Another month gone by. And what a month it has been with the momentous event which unfolded in America. Millions of people decided that they wanted a change and had the courage of their convictions to do their bit to bring about that change. Whatever you feel about the result it was democracy in action.
A professional life consultant should never influence a client either by word, deed or suggestion of any kind. In these posts I try to bring broad coaching techniques to you the reader for you to mull over and then make your own decision, as a responsible adult, as to whether a specific course of action is in your best interests.
Today I am going to deviate from that course and wish to make it clear from the beginning that I am doing so. I am doing this partly because of the point I made above about the US elections but mainly because of the date on which I am writing this post. The two events, the US elections and today`s date are, however, linked and DO in themselves have a coaching message that I would like you to consider very seriously.
I am writing this at the end of November. Armistice Day is marked on the 11th November in Britain and in many countries around the world; a day when the living remembers the dead and injured of World War One and other conflicts.
I have a passionate interest in military history, particularly in the First World War. I was born and raised in a cotton mill town in the North of England, one of many such towns and villages in Britain where countless families were torn apart by the events of those years.
Early in the war a system of recruitment was introduced where men from the same towns and even the same streets, joined the army together on the understanding that they would train and then fight together in what became known as Pals Battalions within their local Regiments.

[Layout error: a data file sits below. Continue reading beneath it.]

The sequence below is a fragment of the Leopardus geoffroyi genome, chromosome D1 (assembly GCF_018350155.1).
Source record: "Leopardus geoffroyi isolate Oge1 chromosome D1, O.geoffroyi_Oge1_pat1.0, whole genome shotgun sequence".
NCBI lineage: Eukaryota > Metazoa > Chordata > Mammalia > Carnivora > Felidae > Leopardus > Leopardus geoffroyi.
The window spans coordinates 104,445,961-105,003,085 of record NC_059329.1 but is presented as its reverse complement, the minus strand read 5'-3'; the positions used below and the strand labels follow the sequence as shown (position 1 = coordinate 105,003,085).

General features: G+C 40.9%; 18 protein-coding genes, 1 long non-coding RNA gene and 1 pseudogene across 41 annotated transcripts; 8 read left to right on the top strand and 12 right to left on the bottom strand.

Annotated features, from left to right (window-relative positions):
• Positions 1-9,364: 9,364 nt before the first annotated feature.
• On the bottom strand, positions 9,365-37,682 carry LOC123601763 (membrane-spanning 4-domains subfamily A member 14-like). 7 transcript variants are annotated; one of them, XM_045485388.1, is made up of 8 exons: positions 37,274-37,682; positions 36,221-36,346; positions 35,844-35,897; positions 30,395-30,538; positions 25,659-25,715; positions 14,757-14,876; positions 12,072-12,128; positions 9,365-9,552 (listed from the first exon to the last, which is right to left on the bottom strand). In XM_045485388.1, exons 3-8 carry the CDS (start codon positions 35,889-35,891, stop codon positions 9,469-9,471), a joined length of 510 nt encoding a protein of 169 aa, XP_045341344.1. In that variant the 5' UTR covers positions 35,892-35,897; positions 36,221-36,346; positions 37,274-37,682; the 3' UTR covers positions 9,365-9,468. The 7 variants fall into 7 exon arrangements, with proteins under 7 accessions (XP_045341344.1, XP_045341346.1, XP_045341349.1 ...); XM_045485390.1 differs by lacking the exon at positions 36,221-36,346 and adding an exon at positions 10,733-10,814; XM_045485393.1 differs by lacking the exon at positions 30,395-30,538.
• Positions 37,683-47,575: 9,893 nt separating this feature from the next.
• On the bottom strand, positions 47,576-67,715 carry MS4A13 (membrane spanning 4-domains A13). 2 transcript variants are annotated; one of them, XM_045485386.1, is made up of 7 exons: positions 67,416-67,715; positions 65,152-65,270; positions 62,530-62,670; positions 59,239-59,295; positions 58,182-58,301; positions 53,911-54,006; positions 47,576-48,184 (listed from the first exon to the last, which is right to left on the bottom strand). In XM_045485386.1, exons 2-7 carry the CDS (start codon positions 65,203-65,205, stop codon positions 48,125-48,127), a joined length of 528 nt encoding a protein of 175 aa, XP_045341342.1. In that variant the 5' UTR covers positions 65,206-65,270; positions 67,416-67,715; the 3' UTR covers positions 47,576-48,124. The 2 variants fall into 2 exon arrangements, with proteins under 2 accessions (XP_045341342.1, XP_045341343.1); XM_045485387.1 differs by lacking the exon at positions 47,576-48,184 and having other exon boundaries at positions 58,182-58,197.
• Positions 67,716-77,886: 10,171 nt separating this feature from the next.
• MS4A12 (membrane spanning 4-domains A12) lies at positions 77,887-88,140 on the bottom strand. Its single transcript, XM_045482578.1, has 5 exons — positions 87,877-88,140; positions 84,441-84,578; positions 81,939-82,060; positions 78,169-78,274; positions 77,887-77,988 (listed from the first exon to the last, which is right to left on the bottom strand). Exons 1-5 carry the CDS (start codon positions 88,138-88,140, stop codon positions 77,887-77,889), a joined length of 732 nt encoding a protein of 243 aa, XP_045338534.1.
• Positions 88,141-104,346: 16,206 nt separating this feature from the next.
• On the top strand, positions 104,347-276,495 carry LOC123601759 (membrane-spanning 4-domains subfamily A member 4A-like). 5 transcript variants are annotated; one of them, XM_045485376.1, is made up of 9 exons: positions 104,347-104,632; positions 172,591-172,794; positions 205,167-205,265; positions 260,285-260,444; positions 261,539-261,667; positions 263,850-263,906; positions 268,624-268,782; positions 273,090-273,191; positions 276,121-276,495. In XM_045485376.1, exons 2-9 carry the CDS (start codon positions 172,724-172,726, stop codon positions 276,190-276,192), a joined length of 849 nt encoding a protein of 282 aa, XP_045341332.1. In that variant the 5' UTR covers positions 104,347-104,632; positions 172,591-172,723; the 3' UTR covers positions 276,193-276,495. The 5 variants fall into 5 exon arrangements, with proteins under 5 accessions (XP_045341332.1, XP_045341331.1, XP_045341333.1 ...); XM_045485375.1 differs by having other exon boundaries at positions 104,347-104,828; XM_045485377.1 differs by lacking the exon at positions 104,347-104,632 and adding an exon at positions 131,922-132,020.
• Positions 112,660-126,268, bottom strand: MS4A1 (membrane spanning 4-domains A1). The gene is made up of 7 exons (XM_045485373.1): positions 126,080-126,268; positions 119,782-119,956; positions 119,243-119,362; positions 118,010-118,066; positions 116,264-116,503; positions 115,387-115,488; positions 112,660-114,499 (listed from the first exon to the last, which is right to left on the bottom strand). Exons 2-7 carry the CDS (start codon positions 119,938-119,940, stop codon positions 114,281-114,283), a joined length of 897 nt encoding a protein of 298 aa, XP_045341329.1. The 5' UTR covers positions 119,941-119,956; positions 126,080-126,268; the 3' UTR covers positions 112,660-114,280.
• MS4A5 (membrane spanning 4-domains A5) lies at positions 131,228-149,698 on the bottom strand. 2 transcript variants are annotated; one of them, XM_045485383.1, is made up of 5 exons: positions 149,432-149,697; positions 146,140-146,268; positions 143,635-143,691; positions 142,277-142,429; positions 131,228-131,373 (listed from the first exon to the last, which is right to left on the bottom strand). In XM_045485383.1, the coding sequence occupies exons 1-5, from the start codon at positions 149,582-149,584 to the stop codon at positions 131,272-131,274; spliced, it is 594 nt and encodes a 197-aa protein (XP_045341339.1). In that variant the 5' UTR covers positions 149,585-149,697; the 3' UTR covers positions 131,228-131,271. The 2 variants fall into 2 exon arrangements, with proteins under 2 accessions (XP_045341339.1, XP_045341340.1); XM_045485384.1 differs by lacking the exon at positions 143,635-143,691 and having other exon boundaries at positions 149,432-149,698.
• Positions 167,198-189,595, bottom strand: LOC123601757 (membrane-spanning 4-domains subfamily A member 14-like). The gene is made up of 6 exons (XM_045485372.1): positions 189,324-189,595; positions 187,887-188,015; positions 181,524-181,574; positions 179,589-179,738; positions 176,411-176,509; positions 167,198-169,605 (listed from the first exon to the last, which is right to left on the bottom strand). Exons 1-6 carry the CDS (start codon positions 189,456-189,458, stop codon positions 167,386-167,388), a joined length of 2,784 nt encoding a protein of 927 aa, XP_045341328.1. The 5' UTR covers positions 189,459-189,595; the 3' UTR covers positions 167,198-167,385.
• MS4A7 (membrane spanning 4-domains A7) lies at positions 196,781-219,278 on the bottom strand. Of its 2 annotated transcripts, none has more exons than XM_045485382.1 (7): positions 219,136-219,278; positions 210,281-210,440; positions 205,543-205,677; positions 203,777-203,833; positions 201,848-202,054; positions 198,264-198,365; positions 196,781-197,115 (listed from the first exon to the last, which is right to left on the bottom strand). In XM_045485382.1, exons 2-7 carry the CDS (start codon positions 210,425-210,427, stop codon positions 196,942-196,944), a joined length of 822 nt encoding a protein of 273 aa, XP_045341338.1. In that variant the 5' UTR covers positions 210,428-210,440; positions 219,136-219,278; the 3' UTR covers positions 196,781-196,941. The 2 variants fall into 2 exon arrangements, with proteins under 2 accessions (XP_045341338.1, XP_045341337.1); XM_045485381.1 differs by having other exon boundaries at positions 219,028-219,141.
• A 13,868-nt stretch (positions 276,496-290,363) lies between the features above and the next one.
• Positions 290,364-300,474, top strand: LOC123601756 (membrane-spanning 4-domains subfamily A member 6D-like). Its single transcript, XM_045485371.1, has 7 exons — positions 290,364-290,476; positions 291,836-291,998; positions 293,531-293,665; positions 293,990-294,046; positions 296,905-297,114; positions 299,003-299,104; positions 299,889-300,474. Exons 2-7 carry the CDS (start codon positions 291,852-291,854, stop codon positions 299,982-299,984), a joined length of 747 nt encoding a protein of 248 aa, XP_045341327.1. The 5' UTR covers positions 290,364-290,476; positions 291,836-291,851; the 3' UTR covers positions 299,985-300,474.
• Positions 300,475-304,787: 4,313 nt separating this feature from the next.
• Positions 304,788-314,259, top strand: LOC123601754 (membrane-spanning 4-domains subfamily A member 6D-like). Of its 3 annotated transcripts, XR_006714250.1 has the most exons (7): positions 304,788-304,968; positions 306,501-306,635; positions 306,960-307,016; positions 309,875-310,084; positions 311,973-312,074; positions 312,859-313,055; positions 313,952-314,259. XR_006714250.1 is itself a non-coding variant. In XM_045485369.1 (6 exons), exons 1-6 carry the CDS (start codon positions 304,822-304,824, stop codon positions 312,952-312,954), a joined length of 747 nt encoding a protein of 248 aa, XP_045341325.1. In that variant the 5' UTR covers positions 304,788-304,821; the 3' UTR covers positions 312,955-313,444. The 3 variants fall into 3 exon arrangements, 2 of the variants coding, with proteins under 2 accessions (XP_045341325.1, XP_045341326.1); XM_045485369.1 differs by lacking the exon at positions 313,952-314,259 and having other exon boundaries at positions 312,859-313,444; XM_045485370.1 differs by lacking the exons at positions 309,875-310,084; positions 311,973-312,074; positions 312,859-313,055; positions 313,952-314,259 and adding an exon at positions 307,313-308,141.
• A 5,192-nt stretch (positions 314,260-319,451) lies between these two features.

The idea, good as far as it went, was that the men would find it easier to deal with fighting and killing if they were amongst men from their own background, literally with their `pals`.
Fine though this sentiment may have been it took no account of the effect of mechanised slaughter on unprotected flesh and blood as it walked, walked mind you, not ran, towards Germans in protected trenches armed with machine guns on the first day of the battle of The Somme.
The effect of such industrialised killing was felt, literally, on virtually every street in the country when tens of thousands of fathers, sons, and brothers were mown down in the first HOUR of the attack.
You might tell that I feel deeply about this event in British history so I won`t dwell on it further except to draw a parallel between those horrendous hours, the recent US elections, today, and YOU here and now.
The new British Army that was sacrificed on the altar of outdated military thinking on the first day of The Somme was mainly a young army. Most of the veterans of the original British Army in France had been killed earlier in the conflict. The new army was made up of men in their late teens and early twenties who had been rushed through training and sent to the front to fight.
They were young men who were just starting out on life with all the hopes and wishes that this entails. Within a very short time all of those hopes and wishes meant nothing.
They had the courage to stand up for what they believed in and paid the price. Such awful waste of potential was of course happening on both sides in the war and from many countries. Death doesn`t make your cause right OR wrong, just futile.
Put that into the context of the lives that many people lead today where the `difficult` choice is between one or two vacations this year.
Is there something that you want to do with your life but either can`t be bothered to do or are worried that you may end up with egg on your face if it doesn`t work out? Can you not find the courage to actually do something about it?
Do you think that any one of the millions of ghosts remembered on Armistice Day would worry about `egg on their face` if they could only have just one more chance at life?
Theirs was a courage that many can only wonder at.
A different sort of courage is making present day history in America. Yes, people are agonising over the result but in a democracy someone always `loses` and at least they are alive to argue about it.
Ask yourself whether you can`t dredge up the courage to make a difference in your life, now, today. Think about it, please.
Until next time…………….
© The Blind Life Coach